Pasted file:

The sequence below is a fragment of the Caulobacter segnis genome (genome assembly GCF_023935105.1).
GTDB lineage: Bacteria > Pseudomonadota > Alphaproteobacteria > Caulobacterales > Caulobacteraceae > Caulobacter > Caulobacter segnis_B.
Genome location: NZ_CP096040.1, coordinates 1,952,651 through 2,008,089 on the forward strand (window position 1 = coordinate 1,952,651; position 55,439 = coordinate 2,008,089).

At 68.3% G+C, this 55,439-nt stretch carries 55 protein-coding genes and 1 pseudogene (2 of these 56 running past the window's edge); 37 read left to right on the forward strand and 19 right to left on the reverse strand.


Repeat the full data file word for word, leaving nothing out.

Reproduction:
The sequence below is a fragment of the Caulobacter segnis genome (genome assembly GCF_023935105.1).
GTDB lineage: Bacteria > Pseudomonadota > Alphaproteobacteria > Caulobacterales > Caulobacteraceae > Caulobacter > Caulobacter segnis_B.
Genome location: NZ_CP096040.1, coordinates 1,952,651 through 2,008,089 on the forward strand (window position 1 = coordinate 1,952,651; position 55,439 = coordinate 2,008,089).

At 68.3% G+C, this 55,439-nt stretch carries 55 protein-coding genes and 1 pseudogene (2 of these 56 running past the window's edge); 37 read left to right on the forward strand and 19 right to left on the reverse strand.